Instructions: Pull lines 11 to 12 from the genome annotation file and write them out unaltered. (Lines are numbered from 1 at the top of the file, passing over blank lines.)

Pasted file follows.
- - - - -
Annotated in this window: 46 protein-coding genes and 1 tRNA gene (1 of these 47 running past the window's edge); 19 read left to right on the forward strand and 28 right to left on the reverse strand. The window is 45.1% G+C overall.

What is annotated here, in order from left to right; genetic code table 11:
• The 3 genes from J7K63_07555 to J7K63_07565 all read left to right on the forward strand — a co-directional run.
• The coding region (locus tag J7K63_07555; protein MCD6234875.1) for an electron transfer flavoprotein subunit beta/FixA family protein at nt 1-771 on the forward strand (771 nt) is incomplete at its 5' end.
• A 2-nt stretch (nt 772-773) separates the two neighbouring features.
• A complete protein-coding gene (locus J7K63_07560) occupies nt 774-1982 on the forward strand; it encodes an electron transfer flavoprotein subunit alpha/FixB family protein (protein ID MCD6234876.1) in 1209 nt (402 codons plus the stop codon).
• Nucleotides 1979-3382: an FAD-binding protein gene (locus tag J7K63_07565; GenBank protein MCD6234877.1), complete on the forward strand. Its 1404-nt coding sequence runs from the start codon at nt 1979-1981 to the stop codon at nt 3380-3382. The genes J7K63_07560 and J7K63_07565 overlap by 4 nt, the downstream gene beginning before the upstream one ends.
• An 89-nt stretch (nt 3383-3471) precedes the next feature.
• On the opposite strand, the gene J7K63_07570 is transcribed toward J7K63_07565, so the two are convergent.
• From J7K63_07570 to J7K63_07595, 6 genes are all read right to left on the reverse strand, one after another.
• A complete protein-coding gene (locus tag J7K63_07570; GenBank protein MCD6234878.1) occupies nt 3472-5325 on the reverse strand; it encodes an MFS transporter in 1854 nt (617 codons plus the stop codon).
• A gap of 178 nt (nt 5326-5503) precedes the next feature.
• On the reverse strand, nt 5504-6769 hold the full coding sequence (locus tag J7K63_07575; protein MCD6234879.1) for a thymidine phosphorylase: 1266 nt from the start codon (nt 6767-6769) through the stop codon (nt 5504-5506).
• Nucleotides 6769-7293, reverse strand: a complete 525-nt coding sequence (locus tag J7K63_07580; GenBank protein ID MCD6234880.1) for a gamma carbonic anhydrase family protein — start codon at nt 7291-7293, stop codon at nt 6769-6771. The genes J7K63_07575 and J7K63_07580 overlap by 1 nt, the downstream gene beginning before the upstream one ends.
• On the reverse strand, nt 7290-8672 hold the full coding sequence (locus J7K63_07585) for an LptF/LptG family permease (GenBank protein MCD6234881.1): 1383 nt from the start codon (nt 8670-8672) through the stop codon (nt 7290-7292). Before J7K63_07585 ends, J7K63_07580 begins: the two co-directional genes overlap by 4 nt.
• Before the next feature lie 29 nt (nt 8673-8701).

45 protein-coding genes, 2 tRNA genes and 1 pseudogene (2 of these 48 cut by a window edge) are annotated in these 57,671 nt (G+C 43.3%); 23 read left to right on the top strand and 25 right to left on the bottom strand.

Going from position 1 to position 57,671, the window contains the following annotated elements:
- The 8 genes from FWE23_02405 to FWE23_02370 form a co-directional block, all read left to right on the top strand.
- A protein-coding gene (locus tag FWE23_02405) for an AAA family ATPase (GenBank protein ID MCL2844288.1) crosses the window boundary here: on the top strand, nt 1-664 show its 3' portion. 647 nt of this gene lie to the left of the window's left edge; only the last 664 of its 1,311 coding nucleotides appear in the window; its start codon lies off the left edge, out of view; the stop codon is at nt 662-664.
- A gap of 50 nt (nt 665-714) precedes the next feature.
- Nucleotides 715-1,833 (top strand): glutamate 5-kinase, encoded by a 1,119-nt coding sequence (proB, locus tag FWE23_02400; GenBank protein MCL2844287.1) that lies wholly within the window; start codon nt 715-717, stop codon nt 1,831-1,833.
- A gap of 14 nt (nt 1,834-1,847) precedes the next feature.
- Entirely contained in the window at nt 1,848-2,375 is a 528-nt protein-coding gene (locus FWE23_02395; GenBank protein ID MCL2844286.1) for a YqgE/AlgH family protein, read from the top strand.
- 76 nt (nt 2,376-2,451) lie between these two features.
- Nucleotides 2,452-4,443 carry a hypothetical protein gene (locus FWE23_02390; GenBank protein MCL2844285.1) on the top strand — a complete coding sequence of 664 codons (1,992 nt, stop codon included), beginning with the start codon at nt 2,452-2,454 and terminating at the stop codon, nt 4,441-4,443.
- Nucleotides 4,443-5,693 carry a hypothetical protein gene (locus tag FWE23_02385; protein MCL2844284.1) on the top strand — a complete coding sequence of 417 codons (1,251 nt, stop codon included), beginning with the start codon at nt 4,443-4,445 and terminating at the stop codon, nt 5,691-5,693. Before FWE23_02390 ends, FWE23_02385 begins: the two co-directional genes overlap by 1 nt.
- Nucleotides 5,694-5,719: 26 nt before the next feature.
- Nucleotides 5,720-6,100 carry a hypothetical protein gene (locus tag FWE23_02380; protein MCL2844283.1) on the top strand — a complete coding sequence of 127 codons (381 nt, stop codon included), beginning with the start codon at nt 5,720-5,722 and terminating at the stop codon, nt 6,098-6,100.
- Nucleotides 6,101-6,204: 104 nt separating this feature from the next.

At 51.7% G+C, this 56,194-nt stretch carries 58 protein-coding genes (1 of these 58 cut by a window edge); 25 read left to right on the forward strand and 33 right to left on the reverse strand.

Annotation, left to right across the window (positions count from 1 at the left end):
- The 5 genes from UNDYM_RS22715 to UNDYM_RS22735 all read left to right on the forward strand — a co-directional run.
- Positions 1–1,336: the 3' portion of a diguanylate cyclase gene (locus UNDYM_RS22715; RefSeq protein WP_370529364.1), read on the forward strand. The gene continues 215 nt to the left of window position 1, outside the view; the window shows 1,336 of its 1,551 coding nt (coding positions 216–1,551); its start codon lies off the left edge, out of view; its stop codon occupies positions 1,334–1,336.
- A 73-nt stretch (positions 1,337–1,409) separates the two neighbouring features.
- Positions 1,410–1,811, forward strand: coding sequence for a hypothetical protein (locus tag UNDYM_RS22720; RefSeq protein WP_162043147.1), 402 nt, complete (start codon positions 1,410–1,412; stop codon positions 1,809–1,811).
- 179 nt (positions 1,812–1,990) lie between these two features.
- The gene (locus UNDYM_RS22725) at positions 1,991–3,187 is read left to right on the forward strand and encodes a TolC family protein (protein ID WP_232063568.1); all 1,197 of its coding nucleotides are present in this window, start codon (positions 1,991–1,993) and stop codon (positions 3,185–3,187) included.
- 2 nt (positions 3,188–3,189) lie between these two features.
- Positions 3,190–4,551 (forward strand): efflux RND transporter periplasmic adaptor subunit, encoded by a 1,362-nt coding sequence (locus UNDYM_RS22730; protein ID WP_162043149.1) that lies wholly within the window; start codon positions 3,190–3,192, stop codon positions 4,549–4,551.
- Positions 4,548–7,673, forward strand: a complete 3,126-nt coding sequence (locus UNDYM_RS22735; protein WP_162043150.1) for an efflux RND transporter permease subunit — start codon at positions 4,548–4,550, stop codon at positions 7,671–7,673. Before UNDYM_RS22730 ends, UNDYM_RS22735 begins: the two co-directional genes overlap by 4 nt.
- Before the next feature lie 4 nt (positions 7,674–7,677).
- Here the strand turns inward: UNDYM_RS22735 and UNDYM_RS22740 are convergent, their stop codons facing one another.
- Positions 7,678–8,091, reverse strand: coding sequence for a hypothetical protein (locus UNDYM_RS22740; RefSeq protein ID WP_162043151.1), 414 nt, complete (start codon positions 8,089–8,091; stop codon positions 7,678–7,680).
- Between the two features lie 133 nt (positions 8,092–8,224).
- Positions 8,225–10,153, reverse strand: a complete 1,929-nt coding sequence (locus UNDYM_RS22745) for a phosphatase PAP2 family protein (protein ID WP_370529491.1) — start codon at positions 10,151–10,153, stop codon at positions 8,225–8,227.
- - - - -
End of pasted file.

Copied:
• A complete protein-coding gene (locus tag J7K63_07570; GenBank protein MCD6234878.1) occupies nt 3472-5325 on the reverse strand; it encodes an MFS transporter in 1854 nt (617 codons plus the stop codon).
• A gap of 178 nt (nt 5326-5503) precedes the next feature.